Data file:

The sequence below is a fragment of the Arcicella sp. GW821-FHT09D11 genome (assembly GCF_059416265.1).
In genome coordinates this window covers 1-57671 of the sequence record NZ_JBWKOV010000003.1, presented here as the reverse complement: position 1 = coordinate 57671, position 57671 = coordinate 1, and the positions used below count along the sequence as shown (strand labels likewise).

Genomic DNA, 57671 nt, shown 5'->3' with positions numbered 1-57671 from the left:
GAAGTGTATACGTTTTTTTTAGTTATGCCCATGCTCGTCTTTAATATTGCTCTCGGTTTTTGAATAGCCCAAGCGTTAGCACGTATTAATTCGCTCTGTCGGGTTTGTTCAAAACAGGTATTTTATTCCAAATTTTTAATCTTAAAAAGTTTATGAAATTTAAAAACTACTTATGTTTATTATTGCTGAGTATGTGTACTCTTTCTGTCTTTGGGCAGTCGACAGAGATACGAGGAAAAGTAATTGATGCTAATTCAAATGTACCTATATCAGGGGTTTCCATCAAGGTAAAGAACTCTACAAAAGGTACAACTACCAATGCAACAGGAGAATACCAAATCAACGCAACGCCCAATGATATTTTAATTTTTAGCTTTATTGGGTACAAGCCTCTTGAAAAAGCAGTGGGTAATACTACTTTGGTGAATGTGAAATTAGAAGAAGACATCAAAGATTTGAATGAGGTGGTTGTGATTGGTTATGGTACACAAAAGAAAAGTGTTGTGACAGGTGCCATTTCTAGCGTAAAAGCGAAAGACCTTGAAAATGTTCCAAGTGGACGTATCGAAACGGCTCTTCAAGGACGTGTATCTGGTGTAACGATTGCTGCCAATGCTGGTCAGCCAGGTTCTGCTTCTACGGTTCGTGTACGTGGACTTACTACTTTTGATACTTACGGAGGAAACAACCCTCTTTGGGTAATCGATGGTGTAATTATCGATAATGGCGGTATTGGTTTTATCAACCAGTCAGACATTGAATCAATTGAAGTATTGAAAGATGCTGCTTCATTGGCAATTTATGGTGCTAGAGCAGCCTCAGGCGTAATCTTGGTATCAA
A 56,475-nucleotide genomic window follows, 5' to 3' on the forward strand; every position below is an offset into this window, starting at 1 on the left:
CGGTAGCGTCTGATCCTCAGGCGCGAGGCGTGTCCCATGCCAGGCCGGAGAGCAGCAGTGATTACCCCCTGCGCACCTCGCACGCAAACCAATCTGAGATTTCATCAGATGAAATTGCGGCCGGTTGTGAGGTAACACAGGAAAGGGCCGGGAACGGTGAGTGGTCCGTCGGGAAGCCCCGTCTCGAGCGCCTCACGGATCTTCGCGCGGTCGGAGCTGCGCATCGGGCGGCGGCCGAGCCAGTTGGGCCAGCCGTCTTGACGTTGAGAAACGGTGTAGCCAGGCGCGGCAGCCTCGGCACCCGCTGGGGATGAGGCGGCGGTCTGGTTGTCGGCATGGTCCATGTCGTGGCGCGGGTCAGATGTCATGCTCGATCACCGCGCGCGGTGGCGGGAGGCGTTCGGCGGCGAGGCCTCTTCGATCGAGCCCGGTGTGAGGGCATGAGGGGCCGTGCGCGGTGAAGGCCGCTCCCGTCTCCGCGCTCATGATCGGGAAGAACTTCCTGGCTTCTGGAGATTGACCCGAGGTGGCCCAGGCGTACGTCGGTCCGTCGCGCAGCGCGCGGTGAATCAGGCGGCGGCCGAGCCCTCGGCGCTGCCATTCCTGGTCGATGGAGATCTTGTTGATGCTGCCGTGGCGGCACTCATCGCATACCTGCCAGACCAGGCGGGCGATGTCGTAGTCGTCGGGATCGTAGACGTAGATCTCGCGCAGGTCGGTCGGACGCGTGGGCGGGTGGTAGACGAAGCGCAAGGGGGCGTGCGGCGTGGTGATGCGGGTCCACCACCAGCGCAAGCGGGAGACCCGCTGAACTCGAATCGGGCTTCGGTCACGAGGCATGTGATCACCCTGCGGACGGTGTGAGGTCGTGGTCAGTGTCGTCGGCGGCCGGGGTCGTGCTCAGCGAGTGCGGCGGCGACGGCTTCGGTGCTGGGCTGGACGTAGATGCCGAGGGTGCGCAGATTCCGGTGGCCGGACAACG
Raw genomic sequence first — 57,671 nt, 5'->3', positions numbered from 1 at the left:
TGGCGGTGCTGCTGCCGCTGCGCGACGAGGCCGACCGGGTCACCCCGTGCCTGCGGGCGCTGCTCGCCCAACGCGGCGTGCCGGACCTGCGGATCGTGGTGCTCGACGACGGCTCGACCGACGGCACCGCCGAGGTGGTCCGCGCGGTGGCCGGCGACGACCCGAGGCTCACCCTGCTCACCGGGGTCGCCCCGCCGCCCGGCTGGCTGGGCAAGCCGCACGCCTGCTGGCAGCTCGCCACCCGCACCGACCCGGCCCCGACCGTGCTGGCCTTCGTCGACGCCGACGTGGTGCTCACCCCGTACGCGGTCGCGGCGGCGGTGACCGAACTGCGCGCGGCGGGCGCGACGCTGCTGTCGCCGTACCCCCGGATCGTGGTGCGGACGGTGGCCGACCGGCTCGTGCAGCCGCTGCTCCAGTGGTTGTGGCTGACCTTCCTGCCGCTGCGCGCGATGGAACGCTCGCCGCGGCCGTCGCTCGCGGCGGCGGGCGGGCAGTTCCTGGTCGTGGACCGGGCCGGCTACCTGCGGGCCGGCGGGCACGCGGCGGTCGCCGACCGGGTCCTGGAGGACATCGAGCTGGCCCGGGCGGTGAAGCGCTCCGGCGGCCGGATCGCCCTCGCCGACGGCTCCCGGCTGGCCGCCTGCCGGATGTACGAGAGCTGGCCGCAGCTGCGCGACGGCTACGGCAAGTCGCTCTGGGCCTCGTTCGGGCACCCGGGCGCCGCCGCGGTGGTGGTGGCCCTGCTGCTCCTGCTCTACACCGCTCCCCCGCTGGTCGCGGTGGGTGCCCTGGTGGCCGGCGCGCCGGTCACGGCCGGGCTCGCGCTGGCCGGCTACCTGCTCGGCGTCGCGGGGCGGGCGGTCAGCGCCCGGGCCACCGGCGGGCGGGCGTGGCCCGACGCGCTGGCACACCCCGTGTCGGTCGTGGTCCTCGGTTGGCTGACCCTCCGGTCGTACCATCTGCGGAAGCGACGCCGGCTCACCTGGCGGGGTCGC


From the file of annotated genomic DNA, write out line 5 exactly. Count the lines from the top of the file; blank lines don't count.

A 56,475-nucleotide genomic window follows, 5' to 3' on the forward strand; every position below is an offset into this window, starting at 1 on the left: